Recently, the Quebec government tabled Bill No. 96, An Act respecting French, the official and common language of Québec (Bill) which, if adopted, will make sweeping changes to the Charter of the French language (Charter) and several other laws.

Here is a summary of the changes that will have the most impact on Quebec employers.

Communications and contracts of employment

  • Employers will be required to respect the rights of workers to carry on their activities in French. They will therefore need to ensure that offers of employment or promotion are published in French and that employment application forms, documents relating to conditions of employment and training documents produced for staff are drawn up in French. Note that these documents may also be available in a language other than French.
  • Although individual employment contracts will need to be drawn up in French, it will be possible to draft them in a language other than French at the express wish of the parties. Note that the parties to an employment contract that is a contract of adhesion or contains standard clauses may be bound only by a version in another language if it is found, after examining the French version, that such is the express wish of the parties.
  • The Bill specifies that written communications intended for staff, an association of workers or an individual worker must be in French. However, employers may communicate in writing with a worker in a language other than French if the latter has so requested.

Knowledge of a language other than French

  • Employers may not take any action against staff members because they do not have a specific level of knowledge of a language other than French where the performance of their duties does not require it. The burden will be on the employers to demonstrate that the duties require knowledge of another language and that they have taken all reasonable means beforehand to avoid such a requirement.
  • Employers will therefore need to have (i) assessed the actual language needs associated with the duties to be performed, (ii) made sure that the language knowledge of other staff members was insufficient for the performance of those duties, and (iii) restricted as much as possible the number of positions involving duties whose performance requires knowledge or a specific level of knowledge of a language other than French.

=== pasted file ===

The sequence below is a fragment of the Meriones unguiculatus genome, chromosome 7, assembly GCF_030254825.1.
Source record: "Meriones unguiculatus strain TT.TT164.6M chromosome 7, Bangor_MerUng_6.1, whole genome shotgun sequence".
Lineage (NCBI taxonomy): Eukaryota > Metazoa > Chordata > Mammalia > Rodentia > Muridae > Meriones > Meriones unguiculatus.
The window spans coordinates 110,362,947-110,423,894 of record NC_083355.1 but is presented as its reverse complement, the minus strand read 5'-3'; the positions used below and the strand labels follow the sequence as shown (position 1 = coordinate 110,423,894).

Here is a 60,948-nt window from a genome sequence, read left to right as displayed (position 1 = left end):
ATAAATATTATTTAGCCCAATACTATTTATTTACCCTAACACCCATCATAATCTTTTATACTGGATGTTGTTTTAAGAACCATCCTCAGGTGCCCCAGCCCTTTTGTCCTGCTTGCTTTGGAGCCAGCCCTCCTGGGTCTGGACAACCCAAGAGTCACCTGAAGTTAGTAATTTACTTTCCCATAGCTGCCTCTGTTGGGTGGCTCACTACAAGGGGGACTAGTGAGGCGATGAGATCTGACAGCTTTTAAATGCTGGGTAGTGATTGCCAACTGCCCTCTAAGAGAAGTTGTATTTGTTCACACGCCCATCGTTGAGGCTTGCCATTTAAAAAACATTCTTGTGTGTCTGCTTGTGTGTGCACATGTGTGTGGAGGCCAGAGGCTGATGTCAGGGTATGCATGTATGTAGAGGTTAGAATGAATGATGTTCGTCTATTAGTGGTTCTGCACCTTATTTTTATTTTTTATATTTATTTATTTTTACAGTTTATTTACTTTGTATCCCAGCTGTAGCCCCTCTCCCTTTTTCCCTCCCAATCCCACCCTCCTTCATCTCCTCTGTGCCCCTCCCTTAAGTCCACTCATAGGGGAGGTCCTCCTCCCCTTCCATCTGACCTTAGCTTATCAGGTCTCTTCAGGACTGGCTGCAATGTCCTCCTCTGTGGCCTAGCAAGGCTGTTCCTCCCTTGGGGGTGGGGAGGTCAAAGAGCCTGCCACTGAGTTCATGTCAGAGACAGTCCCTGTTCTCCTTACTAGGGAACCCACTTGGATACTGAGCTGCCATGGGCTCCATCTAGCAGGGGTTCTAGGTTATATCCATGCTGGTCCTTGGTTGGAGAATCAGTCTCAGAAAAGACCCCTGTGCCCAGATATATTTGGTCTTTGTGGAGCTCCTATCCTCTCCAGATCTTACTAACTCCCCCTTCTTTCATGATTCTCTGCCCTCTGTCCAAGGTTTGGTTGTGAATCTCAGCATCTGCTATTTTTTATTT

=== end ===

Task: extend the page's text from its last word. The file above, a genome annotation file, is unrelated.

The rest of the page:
Preventing and putting an end to harassment

  • Employers will be required to take reasonable means to prevent and, once brought to their attention, put an end to discrimination or harassment because employees have no or little command of a language other than French or because they have demanded that their right to work in French be respected.

Complaints process

  • In the event of a prohibited practice, workers may assert their rights by filing a complaint before the Commission des normes, de l’équité, de la santé et de la sécurité du travail (CNESST). If the complaint is not resolved, it will be referred to the Administrative Labour Tribunal.

Francization program and certificate – 25 employees and more

  • Enterprises employing 25 persons or more (down from 50) for a period of over six months will need to be registered with the Office québécois de la langue française. Enterprises will then have three months to transmit an analysis of their linguistic situation, after which they will be able to either obtain a certificate of francization or adopt a francization program if the use of French is not generalized at all levels of the enterprise.
  • This requirement will come into effect three years after the Bill’s adoption.

Certified translations

  • A certified translation will now be required for certain documents. For example, a pleading drawn up in English that emanates from a legal person will need be accompanied by a certified translation, failing which it cannot be filed at the court office. Arbitral awards rendered in English will also need to be accompanied by a certified translation.

Federally regulated employers

  • Under the new proposed section 89.1, the government seems intent on making the Charter apply to federally regulated employers. If this is the case, federally regulated employers will likely invoke division of powers to contest the constitutional validity of this application.

If the Bill passes, transitional provisions are already provided for allowing for the implementation of the proposed amendments.

After the Bill was introduced, the government announced that a general consultation will be held. Citizens may also comment on this Bill via the National Assembly’s website.

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